Crumb rubber used in concrete to provide freeze–thaw protection (optimal particle size)

Alan Richardson, Kathryn Coventry, Vikki Edmondson, Eli Dias

Research output: Contribution to journalArticlepeer-review

133 Citations (Scopus)
16 Downloads (Pure)


This research has examined the optimum particle size of crumb rubber, used as an additive to concrete that would provide maximum freeze-thaw protection whilst minimising the compressive strength loss. The crumb rubber as used in the paper was divided into five batches, with increasing particle size, graded in increments of 0.5mm, from 2.5mm. The primary properties of the concrete investigated were; air content, freeze-thaw durability and compressive strength. These were tested using standard test methods. The range of tests used were conclusive in that the <0.5mm crumb rubber particle size, provided the greater degree of air entrainment. The freeze-thaw cycle results suggested that crumb rubber provided freeze-thaw protection, as the plain concrete deteriorated compared to the concrete with crumb rubber additions. There was no definitive correlation between the compressive strength and the crumb rubber particles size, although the rubberised concrete had an average strength loss of 5.24% after 28 days. This research indicates that crumb rubber graded up to <0.5mm is the optimum size to use, when crumb rubber granules are used to provide freeze-thaw protection in concrete.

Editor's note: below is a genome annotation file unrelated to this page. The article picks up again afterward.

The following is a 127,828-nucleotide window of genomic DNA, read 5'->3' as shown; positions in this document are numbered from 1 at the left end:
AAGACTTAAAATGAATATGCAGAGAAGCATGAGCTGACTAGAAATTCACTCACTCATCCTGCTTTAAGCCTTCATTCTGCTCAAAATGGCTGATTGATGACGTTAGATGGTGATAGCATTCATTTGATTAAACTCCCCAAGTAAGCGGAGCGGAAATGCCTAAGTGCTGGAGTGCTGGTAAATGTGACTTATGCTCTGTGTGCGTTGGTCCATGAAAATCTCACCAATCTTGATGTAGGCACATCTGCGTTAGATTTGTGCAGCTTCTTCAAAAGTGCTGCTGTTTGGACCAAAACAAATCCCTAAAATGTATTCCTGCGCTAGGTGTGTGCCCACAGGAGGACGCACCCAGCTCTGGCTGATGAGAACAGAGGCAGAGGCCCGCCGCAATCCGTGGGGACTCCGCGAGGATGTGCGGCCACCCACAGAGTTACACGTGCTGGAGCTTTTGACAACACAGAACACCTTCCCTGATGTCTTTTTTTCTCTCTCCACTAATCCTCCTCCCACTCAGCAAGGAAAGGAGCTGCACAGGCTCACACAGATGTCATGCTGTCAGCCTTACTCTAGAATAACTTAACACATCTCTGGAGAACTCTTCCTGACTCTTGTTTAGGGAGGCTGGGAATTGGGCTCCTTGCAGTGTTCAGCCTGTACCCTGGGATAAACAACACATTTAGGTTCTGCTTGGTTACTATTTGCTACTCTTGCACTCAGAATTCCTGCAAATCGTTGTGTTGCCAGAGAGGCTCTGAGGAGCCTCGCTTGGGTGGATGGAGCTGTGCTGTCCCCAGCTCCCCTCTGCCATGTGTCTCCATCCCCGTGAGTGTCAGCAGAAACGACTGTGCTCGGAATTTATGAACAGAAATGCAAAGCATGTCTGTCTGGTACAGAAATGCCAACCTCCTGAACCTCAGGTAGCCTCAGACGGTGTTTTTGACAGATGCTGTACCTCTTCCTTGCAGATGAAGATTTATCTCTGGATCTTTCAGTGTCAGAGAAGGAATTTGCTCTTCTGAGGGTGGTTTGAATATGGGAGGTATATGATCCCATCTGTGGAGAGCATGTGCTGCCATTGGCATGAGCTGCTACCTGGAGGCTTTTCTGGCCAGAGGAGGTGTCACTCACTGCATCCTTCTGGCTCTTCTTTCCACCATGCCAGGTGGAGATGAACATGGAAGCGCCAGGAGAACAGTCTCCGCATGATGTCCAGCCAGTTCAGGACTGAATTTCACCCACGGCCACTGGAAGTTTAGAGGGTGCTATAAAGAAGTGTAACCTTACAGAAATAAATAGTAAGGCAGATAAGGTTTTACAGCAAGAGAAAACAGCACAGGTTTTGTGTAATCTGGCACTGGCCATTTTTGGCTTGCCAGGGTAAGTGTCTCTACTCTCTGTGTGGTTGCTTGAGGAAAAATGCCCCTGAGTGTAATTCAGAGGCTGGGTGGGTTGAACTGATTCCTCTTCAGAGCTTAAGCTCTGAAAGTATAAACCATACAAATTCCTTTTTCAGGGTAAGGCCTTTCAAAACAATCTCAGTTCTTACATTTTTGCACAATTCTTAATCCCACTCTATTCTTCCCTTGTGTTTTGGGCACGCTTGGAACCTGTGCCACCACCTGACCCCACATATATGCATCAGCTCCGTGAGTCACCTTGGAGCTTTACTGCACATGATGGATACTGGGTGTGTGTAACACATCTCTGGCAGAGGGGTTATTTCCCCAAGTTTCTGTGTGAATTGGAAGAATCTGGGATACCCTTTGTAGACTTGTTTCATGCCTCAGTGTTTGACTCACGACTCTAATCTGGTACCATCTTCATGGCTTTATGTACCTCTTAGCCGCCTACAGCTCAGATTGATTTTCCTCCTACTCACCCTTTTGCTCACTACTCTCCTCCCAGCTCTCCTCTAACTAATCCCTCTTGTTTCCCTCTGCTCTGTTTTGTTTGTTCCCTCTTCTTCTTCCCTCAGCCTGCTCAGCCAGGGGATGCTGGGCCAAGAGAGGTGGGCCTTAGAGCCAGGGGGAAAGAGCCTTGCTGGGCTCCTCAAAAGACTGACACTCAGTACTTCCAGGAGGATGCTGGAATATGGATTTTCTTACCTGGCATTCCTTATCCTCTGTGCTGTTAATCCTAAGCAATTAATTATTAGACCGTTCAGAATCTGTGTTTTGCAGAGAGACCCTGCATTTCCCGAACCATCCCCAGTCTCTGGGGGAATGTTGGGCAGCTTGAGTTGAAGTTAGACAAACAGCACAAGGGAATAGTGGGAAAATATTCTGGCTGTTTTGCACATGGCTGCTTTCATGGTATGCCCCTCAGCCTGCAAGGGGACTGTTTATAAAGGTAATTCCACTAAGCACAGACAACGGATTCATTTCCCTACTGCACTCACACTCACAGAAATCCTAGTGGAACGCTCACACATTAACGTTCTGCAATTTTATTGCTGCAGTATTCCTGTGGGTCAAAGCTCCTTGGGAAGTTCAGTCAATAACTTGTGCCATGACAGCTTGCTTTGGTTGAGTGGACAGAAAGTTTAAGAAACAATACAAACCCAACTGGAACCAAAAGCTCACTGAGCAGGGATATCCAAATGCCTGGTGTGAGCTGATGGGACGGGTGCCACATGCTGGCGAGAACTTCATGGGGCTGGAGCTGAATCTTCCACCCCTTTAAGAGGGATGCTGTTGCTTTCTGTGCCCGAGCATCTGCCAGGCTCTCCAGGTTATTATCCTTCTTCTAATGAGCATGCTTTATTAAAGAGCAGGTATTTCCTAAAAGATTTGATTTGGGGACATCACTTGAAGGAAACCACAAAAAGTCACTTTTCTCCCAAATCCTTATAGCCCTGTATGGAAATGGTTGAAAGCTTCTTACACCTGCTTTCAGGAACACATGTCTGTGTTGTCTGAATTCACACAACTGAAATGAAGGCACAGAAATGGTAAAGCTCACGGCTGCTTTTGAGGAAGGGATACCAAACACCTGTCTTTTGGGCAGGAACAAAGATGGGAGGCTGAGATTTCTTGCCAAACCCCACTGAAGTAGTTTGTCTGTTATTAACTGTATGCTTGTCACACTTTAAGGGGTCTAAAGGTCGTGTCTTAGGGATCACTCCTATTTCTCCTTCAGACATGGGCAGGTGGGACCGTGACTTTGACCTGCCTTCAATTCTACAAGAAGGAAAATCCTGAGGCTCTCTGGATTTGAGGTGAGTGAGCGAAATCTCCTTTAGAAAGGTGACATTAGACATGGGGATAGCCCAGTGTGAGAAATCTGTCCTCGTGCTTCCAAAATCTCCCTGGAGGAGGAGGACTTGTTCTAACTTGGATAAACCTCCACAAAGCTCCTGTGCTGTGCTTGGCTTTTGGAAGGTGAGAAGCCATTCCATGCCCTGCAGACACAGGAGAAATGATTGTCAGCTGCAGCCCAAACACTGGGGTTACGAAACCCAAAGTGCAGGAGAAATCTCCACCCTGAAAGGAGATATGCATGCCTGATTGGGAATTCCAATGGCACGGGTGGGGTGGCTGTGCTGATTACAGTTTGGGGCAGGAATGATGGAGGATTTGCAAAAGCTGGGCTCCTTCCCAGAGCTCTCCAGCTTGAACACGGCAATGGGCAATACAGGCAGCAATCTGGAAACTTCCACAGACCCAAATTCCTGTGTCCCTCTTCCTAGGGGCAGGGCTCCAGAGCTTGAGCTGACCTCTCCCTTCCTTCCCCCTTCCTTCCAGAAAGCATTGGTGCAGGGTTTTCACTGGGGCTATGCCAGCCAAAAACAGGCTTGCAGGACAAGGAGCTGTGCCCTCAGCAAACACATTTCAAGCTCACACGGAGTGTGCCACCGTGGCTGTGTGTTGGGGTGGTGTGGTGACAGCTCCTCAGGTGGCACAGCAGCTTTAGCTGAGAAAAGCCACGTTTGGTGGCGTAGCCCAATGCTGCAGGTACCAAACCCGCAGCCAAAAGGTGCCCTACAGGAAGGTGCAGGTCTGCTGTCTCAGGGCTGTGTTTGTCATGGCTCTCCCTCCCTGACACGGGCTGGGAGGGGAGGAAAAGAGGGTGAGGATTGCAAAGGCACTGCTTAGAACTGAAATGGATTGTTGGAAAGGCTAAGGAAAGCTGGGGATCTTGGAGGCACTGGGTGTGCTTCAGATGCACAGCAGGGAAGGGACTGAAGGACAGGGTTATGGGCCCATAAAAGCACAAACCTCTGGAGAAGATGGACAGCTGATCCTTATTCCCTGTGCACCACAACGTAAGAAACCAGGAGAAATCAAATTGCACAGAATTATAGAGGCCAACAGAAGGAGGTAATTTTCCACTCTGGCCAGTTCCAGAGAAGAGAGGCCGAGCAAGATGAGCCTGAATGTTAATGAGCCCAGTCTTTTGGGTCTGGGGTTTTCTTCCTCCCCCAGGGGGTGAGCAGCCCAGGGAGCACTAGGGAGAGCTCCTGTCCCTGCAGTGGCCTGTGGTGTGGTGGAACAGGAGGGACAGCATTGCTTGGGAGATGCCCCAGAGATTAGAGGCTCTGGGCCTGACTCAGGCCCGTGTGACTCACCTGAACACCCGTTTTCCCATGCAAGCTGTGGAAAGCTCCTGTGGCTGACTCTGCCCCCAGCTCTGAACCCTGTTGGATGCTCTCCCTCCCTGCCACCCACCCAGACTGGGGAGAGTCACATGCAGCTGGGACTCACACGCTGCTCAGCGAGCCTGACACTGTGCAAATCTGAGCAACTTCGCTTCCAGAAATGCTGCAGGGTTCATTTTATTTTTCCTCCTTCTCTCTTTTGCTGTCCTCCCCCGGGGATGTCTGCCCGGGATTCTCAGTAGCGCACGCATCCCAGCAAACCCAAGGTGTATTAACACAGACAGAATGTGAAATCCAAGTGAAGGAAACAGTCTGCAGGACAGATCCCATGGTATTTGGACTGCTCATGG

Original languageEnglish
Pages (from-to)599-606
JournalJournal of Cleaner Production
Issue number1
Early online date1 Sept 2015
Publication statusPublished - 20 Jan 2016


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